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**AC Circuits with Resistance but No Reactance**

AC Circuits with Resistance but No Reactance

Series resistances

let two resistances R 1 and R 2 are connected in series as shows in figure and there values are 50 ohm and 50 ohm respectively.

The AC voltage source is applied.

The value of AC voltage source is 100 volts.

The current flowing in the series circuit is calculated by total voltage V T upon Total resistance R T.

So the current flowing through the series circuit is 1 ampere.

Also according to ohm's law we can find the voltage across resistance R 1 and Resistance R 2.

Voltage across R 1 will be V 1 is equal to Current I into Resistance R 1.

Voltage across R 2 will be V 2 is equal to current I into resistance R 2.

The total resistance will be R T is equal to R 1 plus R 2.

Since there is no reactance in the circuit there will be no lead or lag in the voltage or current.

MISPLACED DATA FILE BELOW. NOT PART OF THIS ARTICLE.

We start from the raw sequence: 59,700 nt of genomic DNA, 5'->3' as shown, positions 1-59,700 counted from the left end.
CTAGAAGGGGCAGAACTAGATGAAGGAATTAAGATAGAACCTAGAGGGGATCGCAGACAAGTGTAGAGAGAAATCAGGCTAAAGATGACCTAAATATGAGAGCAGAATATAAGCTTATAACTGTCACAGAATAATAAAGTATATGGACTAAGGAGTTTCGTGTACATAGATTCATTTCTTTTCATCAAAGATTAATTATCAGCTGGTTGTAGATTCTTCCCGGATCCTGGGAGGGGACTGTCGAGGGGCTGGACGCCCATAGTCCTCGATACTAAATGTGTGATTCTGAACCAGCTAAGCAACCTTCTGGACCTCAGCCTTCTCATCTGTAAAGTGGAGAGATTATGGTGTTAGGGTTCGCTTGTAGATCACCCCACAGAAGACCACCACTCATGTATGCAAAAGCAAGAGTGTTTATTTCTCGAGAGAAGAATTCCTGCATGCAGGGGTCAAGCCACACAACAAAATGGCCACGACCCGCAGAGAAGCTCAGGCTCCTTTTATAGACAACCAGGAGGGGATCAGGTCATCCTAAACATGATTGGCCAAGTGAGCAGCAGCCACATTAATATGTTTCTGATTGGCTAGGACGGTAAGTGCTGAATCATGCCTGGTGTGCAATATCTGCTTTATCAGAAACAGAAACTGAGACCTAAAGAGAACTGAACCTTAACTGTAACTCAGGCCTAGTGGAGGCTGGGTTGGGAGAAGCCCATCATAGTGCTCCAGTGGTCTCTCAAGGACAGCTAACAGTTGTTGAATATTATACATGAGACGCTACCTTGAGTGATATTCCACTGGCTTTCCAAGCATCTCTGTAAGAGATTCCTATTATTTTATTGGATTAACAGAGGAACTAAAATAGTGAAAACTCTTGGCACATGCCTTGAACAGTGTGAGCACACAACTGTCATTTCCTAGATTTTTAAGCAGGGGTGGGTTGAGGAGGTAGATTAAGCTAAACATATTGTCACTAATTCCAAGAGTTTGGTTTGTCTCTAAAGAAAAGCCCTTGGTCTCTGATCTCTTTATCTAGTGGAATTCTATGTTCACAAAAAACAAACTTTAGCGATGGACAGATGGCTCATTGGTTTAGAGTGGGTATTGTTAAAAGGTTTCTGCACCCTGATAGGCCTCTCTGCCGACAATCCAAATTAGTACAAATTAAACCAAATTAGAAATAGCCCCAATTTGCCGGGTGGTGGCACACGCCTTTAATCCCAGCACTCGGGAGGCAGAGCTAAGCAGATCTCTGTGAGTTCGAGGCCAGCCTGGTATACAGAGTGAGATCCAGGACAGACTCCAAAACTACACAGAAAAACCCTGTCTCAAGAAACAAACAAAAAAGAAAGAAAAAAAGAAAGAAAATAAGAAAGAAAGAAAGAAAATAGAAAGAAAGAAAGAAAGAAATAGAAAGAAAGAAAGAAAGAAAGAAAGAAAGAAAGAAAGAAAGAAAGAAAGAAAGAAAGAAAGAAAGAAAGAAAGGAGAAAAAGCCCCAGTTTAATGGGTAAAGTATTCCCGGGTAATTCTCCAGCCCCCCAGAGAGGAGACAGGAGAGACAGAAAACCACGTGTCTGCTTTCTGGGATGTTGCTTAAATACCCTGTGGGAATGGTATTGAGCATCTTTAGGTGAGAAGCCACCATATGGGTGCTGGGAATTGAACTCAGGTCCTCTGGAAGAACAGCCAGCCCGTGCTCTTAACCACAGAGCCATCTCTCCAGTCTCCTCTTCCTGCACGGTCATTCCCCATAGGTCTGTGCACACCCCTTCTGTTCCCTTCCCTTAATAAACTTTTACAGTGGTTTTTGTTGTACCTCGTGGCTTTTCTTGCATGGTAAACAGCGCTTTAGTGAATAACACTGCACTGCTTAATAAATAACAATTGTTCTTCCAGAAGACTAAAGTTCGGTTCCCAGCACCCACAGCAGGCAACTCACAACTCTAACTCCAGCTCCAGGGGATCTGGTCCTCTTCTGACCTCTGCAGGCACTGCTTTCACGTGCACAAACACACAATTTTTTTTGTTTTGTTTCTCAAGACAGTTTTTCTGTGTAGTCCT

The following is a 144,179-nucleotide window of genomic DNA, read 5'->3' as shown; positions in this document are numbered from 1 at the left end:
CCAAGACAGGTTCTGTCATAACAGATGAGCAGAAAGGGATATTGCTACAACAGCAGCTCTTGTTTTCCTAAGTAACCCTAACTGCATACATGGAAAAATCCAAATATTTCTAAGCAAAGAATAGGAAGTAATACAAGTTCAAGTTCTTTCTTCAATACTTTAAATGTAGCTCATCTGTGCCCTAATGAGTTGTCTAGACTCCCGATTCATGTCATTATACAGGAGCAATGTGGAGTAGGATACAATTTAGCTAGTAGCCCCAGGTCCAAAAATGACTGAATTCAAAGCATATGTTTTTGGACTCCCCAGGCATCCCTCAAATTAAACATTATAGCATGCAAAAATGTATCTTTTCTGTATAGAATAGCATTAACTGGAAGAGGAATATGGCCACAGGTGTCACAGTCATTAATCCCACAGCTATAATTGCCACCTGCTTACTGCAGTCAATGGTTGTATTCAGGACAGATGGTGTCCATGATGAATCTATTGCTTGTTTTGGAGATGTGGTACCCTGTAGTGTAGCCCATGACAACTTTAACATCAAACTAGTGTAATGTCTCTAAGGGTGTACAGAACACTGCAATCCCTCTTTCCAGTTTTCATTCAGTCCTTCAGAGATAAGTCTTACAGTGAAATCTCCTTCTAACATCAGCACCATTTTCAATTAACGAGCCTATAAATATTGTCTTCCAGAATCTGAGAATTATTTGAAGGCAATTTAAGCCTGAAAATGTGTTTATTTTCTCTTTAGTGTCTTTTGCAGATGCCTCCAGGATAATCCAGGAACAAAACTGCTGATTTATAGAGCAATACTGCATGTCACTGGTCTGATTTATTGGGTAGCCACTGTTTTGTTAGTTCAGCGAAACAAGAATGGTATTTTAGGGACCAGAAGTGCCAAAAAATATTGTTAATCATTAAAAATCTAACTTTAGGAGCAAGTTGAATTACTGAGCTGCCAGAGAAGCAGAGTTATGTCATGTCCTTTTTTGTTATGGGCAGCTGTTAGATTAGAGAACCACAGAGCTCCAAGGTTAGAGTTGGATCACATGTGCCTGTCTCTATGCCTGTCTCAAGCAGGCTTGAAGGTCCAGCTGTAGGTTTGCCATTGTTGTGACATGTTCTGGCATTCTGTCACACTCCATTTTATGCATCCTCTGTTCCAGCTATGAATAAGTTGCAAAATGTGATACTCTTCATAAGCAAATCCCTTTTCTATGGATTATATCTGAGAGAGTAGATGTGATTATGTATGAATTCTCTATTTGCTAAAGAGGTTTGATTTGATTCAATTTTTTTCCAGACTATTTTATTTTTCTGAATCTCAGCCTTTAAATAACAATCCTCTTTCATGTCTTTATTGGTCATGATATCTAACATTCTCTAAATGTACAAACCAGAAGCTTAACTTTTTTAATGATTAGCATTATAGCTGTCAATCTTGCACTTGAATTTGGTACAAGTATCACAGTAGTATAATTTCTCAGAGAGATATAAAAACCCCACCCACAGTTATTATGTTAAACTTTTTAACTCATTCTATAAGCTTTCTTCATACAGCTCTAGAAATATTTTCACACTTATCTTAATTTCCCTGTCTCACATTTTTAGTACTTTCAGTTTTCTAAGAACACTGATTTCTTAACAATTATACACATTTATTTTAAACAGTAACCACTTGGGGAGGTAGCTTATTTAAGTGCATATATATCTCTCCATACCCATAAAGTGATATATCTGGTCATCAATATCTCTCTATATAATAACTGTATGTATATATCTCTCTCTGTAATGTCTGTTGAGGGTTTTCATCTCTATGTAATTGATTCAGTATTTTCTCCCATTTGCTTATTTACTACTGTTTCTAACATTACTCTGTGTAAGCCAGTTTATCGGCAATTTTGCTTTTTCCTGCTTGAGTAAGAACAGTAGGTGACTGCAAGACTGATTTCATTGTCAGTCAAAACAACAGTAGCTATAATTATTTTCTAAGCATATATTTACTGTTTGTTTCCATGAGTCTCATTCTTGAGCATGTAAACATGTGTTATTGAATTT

In resistive circuit voltage and current are in phase.

Also voltage V 1 and V 2 are in phase with current I.

Since the current flowing through both the resistance is same the common reference will be current I.

Now parallel resistances

Let the two resistances are connected in parallel.

They have same 50 ohm and 50 ohm values and 100 volts AC voltage source.

The total resistance R T can be find by R 1 into R 2 upon R 1 plus R 2.

Both the branch are connected in parallel so they have same voltage across them.

The current I in resistance R 1 and R 2 can be find by Ohm's law.

I 1 is equal to Voltage V A upon resistance R 1.

I 2 is equal to voltage V A upon resistance R 2.

Total current is equal to current I 1 plus current I 2.

Each branch current has same voltage.

Voltage V A is common to both the branch hence voltage V A is common reference.